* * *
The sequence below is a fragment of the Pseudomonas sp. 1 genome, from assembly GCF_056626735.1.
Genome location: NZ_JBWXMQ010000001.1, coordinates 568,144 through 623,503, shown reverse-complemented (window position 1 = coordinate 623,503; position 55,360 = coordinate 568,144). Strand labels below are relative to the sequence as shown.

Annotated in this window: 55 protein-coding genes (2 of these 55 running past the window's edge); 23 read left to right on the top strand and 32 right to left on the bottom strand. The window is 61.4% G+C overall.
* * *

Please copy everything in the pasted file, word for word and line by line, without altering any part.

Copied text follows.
The sequence below is a fragment of the Pseudomonas sp. 1 genome, from assembly GCF_056626735.1.
Genome location: NZ_JBWXMQ010000001.1, coordinates 568,144 through 623,503, shown reverse-complemented (window position 1 = coordinate 623,503; position 55,360 = coordinate 568,144). Strand labels below are relative to the sequence as shown.

Annotated in this window: 55 protein-coding genes (2 of these 55 running past the window's edge); 23 read left to right on the top strand and 32 right to left on the bottom strand. The window is 61.4% G+C overall.